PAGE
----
A 2 µL sample of miRNA was used for cDNA synthesis with a TaqMan Advanced miRNA cDNA Synthesis Kit (Thermo Fisher Scientific, Waltham, MA, USA), according to the manufacturer’s recommendations, using DNA Engine Tetrad 2 Thermal Cycler (Bio-Rad Laboratories, Hercules, CA, USA). Commercially available TaqMan Advanced miRNA assays with TaqMan Fast Advanced Master Mix (Thermo Fisher Scientific, Waltham, MA, USA) were used to perform qPCR, according to the manufacturer’s protocol. The list of miRNA assays with catalog numbers and mature miRNA sequences is given in Table 1. As an endogenous normalization control, hsa-miR-16-5p was chosen since it is widely used for plasma miRNA studies. For qPCR-based hemolysis assessment, a pair of miRNAs (hsa-miR-23a-3p and hsa-miR-451a) that indicate the degree of hemolysis by their ratio were included in the study. For each miRNA assay, a no-template control (NTC) containing nuclease-free water instead of a miRNA sample was analyzed. We performed qPCR using the QuantStudio 5 Real-Time PCR system (Thermo Fisher Scientific, Waltham, MA, USA) in MicroAmp 96-well PCR plates and optical adhesive film, in a “Fast” cycling mode with the following program: enzyme activation—20 s at 95 °C; 45 cycles: denature—1 s at 95 °C, anneal/extend—20 s at 60 °C. We obtained qPCR data using QuantStudio Design and Analysis Software v1.4.1 (Thermo Fisher Scientific, Waltham, MA, USA). Cq values were calculated using the automatic “Baseline” value and the experimentally set “Threshold” value of ∆Rn = 0.15 for all analyzed miRNA targets. Cq measurements were performed in a single technical replicate for each miRNA target within an individual sample. Normalization of qPCR data for each target miRNA was performed using the Cq value of hsa-miR-16-5p. For each miRNA analyzed, its plasma relative expression level was calculated as 2−ΔCq (target miRNA—hsa-miR-16-5p). If the Cq value of the analyzed miRNA was undetectable by 45 qPCR cycles, its Cq was 45. The impact of RBC hemolysis on circulating miRNAs was estimated by the qPCR-detected ratio of hemolysis-dependent miRNA miR-451a abundant in RBC and miR-23a-3p, which is hemolysis-independent [27]. The difference between Cq values of these miRNAs was calculated by the formula: dCqmiR-23a-3p—miR-451a = Cq(hsa-miR-23a-3p) − Cq(hsa-miR-451a). For all the samples in this study, the same laboratory workflow and PCR data analysis protocol was used.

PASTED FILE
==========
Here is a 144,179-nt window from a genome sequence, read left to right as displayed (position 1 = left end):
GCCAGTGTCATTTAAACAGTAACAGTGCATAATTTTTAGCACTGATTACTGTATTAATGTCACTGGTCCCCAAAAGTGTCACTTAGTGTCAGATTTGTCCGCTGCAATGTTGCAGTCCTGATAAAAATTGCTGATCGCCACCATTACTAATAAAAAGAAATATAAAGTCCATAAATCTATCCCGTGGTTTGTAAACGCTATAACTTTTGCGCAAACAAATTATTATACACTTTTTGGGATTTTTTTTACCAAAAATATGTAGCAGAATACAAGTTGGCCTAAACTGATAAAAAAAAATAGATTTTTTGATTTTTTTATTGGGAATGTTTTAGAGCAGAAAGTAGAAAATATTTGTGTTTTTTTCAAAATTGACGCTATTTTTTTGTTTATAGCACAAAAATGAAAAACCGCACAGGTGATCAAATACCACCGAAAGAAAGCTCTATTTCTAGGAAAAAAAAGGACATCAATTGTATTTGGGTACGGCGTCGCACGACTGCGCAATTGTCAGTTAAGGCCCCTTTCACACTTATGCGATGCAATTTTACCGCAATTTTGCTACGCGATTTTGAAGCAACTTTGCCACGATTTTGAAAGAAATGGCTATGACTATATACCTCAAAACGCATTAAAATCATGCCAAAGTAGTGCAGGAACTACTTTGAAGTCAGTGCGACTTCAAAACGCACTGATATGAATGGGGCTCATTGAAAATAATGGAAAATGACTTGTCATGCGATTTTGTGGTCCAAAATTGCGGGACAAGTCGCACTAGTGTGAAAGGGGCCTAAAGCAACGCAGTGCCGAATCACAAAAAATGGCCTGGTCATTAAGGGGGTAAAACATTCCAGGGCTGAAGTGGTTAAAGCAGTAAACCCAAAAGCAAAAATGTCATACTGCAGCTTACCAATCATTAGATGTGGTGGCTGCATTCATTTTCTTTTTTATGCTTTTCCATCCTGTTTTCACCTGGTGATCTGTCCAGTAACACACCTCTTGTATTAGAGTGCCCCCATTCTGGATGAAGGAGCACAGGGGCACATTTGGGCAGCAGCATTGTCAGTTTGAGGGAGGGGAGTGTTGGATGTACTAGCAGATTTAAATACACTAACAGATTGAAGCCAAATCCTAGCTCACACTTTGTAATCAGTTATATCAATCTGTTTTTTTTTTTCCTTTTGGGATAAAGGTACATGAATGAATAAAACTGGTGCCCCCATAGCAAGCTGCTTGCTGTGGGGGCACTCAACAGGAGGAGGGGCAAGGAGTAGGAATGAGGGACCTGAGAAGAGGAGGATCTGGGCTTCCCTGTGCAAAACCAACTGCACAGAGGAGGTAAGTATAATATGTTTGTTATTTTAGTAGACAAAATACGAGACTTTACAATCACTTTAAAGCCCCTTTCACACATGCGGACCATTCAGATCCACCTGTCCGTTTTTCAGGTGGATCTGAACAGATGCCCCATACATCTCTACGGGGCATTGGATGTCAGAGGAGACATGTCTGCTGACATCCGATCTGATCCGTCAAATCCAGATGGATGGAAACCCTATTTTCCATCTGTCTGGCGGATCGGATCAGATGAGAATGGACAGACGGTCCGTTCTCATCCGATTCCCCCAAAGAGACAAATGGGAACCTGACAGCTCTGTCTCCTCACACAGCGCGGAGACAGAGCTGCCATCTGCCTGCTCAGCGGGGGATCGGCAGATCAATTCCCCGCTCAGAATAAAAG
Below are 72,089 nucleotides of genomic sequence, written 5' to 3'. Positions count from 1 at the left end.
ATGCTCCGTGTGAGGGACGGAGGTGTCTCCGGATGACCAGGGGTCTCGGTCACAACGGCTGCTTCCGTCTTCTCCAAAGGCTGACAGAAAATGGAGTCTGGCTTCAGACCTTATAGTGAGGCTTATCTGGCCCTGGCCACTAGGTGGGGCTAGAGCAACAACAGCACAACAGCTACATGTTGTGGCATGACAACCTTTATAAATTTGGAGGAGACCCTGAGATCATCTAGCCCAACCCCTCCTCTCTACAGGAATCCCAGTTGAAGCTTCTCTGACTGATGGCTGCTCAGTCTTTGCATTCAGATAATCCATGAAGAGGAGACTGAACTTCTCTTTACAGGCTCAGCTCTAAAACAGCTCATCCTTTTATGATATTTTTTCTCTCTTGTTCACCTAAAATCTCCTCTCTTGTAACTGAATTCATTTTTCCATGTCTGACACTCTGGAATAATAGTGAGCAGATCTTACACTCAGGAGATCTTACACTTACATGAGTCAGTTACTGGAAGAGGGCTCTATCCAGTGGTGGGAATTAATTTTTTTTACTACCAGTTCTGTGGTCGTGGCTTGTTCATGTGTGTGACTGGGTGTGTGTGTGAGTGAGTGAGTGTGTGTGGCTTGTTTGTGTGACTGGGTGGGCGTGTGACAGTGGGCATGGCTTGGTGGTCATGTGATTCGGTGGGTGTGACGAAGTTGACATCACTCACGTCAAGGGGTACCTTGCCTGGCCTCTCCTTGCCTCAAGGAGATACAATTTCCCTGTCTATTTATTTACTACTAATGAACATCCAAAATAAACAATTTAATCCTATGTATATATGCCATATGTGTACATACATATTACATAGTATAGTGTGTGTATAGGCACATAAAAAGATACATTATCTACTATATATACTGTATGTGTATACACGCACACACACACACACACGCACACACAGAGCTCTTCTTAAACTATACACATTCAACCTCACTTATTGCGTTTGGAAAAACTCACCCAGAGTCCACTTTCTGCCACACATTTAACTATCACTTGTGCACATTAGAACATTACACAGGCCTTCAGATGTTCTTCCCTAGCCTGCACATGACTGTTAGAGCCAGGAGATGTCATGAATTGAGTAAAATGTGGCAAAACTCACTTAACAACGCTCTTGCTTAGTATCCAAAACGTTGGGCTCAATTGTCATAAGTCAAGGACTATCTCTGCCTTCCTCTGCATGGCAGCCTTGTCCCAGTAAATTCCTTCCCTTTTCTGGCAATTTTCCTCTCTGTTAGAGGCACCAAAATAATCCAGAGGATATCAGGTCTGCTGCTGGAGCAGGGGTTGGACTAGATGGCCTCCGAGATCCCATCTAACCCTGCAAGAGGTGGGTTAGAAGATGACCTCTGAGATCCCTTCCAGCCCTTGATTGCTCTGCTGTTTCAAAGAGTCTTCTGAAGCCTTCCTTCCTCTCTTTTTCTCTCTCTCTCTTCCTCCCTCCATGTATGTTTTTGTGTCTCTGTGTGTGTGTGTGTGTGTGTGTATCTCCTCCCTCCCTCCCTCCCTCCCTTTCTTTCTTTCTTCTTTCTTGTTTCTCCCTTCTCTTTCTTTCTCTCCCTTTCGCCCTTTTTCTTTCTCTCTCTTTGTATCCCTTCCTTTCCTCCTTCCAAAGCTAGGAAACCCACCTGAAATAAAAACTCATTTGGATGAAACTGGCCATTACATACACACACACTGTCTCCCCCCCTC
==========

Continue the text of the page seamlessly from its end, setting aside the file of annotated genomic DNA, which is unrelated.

2.9. Statistical Data Analysis Methods

Statistical analysis was performed using Prism (Version 9.0.0 (86)) and Python 3.9.4 (pandas). The datasets were pre-processed and tested for normalcy with the Anderson–Darling test, according to which the distribution of all quantitative variables differs from the normal. Data were assessed for the presence of outliers using the ROUT method (Q = 1%).
The patient’s baseline characteristics and miRNAs plasma levels were analyzed using ANOVA for continuous variables with normal distribution, the Mann–Whitney U test for pair-wise comparison, the Kruskal–Wallis test for multiple groups for non-normally quantitative distributed variables, and the chi-square test for qualitative variables. Age- and gender-adjusted simple logistic regression was used to identify predictors of plaque development and its stability. The sensitivity and specificity of potential biomarkers were assessed via ROC analysis. Age- and gender-adjusted simple linear regression was used to identify predictors of the different risk scores values or Deming regression for different clinical and laboratory parameters. We used Holm–Sidak multiple tests correction when required. A p-value of less than 0.05 was considered significant for all analyses.